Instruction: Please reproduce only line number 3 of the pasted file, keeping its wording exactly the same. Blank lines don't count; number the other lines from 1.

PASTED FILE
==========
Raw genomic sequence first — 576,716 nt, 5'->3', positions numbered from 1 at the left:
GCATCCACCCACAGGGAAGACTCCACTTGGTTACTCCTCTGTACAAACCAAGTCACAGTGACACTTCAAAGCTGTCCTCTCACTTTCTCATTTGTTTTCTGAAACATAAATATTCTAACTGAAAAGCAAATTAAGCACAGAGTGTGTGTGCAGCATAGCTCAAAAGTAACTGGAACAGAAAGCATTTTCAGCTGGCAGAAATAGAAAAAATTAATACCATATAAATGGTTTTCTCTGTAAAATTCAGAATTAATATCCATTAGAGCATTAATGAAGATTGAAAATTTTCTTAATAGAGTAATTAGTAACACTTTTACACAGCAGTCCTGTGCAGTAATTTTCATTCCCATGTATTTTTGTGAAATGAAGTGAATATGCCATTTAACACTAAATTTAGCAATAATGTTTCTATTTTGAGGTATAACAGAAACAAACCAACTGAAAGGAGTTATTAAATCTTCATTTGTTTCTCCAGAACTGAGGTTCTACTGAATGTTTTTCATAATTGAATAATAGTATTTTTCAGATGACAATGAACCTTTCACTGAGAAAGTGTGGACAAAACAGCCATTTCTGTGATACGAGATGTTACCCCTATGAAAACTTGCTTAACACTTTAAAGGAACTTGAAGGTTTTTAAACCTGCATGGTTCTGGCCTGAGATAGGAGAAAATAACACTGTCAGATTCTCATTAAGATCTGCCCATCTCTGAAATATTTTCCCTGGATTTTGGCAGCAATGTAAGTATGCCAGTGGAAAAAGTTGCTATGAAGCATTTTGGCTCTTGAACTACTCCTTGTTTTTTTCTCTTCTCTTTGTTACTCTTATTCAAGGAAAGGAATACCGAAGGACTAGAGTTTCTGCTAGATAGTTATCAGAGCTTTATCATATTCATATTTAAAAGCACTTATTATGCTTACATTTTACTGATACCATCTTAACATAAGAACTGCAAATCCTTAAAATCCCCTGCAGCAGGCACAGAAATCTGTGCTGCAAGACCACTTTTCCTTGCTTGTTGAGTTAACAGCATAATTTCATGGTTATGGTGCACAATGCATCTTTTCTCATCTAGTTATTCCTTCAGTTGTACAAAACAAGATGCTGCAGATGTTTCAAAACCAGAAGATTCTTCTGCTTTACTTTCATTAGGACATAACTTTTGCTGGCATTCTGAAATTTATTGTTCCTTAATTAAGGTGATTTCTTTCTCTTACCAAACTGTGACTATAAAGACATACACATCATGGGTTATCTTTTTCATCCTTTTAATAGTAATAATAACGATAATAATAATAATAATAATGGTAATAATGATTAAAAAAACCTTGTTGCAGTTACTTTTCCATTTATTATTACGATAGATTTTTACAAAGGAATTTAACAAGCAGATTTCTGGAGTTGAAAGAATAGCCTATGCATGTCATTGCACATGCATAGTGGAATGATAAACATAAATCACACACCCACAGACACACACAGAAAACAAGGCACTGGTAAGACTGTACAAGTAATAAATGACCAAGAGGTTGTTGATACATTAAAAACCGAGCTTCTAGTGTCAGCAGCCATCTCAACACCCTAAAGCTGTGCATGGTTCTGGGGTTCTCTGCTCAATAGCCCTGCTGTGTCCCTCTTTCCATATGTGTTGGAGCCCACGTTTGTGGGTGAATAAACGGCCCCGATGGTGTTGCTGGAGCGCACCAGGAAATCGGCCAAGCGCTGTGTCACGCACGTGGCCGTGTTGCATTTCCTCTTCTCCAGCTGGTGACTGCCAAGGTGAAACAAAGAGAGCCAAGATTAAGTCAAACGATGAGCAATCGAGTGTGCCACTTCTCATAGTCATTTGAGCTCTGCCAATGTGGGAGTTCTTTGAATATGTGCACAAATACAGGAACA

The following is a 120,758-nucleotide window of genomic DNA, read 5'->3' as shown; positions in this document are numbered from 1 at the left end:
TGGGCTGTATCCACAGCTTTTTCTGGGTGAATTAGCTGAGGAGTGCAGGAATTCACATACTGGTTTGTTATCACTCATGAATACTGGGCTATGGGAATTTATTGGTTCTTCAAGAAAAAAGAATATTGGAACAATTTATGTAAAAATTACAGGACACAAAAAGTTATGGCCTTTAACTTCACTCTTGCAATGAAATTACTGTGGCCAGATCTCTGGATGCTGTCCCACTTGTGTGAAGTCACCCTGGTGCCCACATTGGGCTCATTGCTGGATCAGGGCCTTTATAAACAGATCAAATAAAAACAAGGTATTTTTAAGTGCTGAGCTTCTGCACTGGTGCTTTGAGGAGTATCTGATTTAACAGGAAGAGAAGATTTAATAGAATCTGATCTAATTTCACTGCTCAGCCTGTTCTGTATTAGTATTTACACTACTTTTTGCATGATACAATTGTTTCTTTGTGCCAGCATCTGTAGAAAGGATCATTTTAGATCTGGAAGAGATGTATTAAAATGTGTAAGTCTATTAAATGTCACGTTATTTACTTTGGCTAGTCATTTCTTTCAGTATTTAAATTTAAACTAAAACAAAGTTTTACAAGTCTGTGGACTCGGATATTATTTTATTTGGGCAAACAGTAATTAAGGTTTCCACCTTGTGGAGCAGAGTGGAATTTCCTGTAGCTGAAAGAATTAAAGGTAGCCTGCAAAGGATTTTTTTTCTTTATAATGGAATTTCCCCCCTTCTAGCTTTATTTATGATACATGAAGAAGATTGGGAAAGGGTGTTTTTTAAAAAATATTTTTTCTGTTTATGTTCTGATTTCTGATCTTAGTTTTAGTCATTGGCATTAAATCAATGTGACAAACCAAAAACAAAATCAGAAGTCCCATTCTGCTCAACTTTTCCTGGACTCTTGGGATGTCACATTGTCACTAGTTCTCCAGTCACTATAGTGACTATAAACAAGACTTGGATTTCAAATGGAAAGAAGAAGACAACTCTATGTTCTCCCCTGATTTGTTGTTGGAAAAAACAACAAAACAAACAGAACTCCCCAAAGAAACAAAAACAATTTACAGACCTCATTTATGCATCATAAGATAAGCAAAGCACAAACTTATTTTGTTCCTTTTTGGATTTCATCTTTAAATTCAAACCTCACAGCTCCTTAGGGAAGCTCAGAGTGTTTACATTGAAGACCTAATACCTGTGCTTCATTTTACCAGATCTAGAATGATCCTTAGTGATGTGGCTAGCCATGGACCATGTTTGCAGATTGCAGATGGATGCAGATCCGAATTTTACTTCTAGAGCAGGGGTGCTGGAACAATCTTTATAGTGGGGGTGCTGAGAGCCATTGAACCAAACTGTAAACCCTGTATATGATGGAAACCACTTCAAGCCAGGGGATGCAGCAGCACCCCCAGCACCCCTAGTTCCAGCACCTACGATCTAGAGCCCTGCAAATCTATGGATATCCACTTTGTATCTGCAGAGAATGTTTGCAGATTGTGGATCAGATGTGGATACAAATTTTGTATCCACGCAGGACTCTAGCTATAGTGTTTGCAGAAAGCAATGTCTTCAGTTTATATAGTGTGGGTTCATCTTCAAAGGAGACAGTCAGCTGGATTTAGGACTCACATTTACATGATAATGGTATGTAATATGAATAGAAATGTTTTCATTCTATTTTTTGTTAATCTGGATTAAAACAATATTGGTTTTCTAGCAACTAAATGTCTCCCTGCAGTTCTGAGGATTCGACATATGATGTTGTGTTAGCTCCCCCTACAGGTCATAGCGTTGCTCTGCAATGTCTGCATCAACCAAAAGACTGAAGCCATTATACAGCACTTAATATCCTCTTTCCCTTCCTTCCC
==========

The following is a 120,758-nucleotide window of genomic DNA, read 5'->3' as shown; positions in this document are numbered from 1 at the left end: